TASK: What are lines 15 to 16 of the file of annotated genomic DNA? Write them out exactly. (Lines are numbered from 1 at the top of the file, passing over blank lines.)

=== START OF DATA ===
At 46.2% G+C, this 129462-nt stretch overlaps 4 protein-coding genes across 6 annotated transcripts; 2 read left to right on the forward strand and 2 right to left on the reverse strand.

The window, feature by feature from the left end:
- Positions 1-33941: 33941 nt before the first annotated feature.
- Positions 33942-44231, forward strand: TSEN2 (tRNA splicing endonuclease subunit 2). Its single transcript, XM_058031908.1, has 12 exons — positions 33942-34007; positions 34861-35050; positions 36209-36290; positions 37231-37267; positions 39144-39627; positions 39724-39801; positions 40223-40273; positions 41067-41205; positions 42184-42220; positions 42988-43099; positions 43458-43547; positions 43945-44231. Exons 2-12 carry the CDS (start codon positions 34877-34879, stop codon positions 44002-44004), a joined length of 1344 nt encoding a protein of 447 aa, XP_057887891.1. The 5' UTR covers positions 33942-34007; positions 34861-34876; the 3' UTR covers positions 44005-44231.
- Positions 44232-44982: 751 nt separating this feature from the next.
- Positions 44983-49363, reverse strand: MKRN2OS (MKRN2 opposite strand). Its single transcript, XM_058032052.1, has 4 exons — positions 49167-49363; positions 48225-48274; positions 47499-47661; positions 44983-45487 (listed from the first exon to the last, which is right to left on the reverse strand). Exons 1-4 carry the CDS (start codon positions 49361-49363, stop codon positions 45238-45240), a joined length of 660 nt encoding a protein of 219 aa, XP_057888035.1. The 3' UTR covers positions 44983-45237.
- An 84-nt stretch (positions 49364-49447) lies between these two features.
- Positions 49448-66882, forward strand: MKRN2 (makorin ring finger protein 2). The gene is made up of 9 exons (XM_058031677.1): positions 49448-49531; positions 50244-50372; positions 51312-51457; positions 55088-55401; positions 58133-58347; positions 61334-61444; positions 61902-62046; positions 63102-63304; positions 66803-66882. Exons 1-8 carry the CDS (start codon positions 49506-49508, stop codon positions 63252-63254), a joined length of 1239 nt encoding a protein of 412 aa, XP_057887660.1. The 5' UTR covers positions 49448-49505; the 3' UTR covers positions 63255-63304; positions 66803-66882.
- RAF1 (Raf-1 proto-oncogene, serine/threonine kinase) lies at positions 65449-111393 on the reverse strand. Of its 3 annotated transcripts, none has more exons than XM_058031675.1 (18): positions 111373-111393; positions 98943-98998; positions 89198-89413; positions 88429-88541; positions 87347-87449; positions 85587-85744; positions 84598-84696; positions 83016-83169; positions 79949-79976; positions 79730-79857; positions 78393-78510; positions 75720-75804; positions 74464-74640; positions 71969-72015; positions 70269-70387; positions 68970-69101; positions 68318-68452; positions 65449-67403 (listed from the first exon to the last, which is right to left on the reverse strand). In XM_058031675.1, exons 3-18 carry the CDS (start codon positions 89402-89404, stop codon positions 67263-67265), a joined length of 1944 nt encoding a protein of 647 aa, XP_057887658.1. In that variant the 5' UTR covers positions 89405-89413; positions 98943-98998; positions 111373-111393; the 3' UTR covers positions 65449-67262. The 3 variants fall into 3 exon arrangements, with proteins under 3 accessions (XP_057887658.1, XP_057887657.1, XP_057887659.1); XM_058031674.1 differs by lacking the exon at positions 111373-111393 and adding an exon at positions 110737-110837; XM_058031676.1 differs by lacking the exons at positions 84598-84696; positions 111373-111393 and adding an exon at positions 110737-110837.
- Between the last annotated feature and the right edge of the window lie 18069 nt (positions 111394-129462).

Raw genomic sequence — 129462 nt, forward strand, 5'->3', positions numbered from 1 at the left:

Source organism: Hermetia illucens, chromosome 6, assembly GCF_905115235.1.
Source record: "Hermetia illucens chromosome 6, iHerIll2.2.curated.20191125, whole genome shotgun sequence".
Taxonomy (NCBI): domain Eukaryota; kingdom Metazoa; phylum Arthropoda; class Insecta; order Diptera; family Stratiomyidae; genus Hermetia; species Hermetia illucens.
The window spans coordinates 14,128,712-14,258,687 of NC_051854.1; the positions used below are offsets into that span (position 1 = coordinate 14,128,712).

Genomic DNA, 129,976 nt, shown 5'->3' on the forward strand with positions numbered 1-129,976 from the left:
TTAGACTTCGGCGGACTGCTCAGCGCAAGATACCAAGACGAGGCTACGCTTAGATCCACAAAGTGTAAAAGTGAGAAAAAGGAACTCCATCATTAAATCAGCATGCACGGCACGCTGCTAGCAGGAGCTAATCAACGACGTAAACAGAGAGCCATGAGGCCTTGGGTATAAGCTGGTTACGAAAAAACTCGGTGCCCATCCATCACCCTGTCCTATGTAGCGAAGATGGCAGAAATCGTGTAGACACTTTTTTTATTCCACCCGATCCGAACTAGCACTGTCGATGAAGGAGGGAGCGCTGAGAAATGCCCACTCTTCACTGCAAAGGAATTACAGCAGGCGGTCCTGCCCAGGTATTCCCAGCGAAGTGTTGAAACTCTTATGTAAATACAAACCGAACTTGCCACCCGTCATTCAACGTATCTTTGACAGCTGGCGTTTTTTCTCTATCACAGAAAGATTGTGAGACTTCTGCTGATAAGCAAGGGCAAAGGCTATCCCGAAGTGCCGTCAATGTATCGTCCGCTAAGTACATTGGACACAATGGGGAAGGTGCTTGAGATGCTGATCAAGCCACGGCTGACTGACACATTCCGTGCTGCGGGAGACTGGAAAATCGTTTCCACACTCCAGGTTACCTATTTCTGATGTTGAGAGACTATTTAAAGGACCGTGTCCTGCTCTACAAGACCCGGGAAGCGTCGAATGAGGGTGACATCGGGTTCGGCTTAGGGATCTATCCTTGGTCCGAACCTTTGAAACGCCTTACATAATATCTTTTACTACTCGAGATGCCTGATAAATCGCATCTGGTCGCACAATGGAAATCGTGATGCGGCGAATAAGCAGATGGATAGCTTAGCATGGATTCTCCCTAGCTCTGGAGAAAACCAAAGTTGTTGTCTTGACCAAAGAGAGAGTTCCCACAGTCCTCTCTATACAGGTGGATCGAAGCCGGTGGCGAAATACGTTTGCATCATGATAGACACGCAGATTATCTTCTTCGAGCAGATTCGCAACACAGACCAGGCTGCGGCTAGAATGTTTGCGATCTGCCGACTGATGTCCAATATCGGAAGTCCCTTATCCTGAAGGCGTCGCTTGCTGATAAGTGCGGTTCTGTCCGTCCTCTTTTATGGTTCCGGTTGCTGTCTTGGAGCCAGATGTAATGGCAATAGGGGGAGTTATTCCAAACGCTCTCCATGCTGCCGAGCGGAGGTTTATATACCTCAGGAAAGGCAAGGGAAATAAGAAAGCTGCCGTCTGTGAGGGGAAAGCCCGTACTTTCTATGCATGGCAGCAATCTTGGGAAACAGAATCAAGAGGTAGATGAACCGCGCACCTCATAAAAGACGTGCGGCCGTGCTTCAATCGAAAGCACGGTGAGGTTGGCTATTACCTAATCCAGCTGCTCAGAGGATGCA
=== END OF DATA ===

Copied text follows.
The window spans coordinates 14,128,712-14,258,687 of NC_051854.1; the positions used below are offsets into that span (position 1 = coordinate 14,128,712).

Genomic DNA, 129,976 nt, shown 5'->3' on the forward strand with positions numbered 1-129,976 from the left: